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R. M. Norton

Joint Centre for Crop Improvement, Longerenong College, The University of Melbourne, Horsham, Vic. 3401


Afield trial was established in 1996 in the Wimmera district of Victoria to compare the effects of applications of semi-composted piggery bedding litter (10, 15, 20 and 30 t/ha fresh weight) with urea (25, 50, 100 and 200 kg/ha) on the growth and yield of wheat. The area was re-cropped to barley in the following year (1997) to assess the residual value of the litter. In the year of application, the 15 t/ha application rate of litter showed a 23% yield increase over the control and this was equivalent to the application of approximately 75 kg/ha of urea. The higher rates of litter gave no further yield increase. When re-cropped to barley in 1997, the prior application of litter at the highest rate gave a small residual response, although total N efficiency for both N sources was low. No effects were noted in either year on weed density or species present where the litter was applied.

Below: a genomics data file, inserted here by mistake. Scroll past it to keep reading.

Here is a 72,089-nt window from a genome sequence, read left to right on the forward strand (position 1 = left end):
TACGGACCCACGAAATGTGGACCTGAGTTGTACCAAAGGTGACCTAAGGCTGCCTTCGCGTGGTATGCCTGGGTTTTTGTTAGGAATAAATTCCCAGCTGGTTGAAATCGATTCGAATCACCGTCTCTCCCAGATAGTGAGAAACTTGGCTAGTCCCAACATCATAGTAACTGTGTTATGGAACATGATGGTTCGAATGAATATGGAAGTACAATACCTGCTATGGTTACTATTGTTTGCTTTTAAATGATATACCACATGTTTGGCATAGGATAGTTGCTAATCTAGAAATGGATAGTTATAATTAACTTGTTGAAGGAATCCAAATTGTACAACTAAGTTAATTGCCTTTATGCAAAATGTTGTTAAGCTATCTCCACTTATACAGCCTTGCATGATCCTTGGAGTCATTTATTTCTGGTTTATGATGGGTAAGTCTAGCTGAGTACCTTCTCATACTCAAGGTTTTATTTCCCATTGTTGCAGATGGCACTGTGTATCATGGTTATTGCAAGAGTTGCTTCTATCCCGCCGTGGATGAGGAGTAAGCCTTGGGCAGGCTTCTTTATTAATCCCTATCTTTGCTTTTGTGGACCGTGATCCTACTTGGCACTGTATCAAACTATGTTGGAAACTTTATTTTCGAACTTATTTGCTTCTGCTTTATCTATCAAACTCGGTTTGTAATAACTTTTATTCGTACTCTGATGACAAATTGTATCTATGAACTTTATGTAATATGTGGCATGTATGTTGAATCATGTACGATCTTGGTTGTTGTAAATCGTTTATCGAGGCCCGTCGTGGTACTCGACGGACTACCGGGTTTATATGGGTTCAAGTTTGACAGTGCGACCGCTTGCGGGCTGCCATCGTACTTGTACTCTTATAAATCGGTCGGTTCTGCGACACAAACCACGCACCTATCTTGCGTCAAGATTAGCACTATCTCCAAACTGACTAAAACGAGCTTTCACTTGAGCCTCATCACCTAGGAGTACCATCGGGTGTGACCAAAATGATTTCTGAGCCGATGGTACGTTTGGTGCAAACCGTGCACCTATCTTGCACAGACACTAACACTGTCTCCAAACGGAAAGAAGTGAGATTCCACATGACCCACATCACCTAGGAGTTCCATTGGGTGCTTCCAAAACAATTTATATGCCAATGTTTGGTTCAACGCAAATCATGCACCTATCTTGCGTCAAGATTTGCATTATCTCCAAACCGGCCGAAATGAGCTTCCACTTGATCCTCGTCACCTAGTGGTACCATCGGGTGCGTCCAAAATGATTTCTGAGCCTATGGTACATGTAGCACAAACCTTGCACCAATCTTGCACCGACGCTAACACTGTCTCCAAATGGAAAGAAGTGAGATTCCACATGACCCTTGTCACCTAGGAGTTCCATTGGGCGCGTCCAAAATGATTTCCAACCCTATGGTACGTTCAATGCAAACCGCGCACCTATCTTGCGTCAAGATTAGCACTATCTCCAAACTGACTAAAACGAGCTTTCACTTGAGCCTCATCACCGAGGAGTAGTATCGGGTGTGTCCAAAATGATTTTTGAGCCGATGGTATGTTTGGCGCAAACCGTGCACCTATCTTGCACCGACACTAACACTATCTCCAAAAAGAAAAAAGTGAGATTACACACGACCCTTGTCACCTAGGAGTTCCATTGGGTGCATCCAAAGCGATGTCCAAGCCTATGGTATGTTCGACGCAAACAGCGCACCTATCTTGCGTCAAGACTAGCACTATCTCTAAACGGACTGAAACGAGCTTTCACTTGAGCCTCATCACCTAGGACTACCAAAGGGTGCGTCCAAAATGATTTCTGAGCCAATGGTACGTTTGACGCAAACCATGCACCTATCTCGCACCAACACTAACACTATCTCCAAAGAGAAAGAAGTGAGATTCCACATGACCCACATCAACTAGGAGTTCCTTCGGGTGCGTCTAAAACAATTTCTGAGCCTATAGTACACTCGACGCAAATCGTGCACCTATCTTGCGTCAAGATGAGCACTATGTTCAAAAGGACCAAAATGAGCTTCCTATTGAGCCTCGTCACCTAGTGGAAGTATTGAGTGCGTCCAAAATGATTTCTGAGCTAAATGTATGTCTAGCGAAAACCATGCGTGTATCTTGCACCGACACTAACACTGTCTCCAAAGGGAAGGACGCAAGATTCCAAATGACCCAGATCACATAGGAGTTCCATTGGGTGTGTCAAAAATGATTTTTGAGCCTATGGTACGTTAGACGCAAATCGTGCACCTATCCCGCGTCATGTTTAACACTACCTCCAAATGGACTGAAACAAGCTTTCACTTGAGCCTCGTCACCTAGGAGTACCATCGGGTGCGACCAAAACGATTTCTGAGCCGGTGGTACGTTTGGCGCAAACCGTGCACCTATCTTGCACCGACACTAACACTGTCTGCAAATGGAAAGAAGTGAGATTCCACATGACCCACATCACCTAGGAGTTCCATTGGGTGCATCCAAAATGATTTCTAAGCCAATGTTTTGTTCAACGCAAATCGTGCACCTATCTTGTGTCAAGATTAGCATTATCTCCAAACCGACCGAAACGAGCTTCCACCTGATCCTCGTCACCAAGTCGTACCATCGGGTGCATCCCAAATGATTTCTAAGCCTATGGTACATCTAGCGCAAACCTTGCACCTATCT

Key words: Nitrogen, manures, wheat, barley, fertilisers.

With the adoption of new piggery management systems where animals are housed on wheat straw, over 70,000 t of litter will be produced annually in the Wimmera. The litter is a mixture of straw, manure, urine and feed, and is partially composted. This material represents a resource the grains industry could possibly use as a soil conditioner and nutrient source. The object-ive of this work was to establish the agronomic value of this litter when applied to crops, with particular reference to the availability of the nitrogen (N) in the litter. This paper reports on the responses of wheat to pre-sowing applications of litter or urea, as well as the residual effects when the site was re-cropped to barley in the subsequent year.

Materials and methods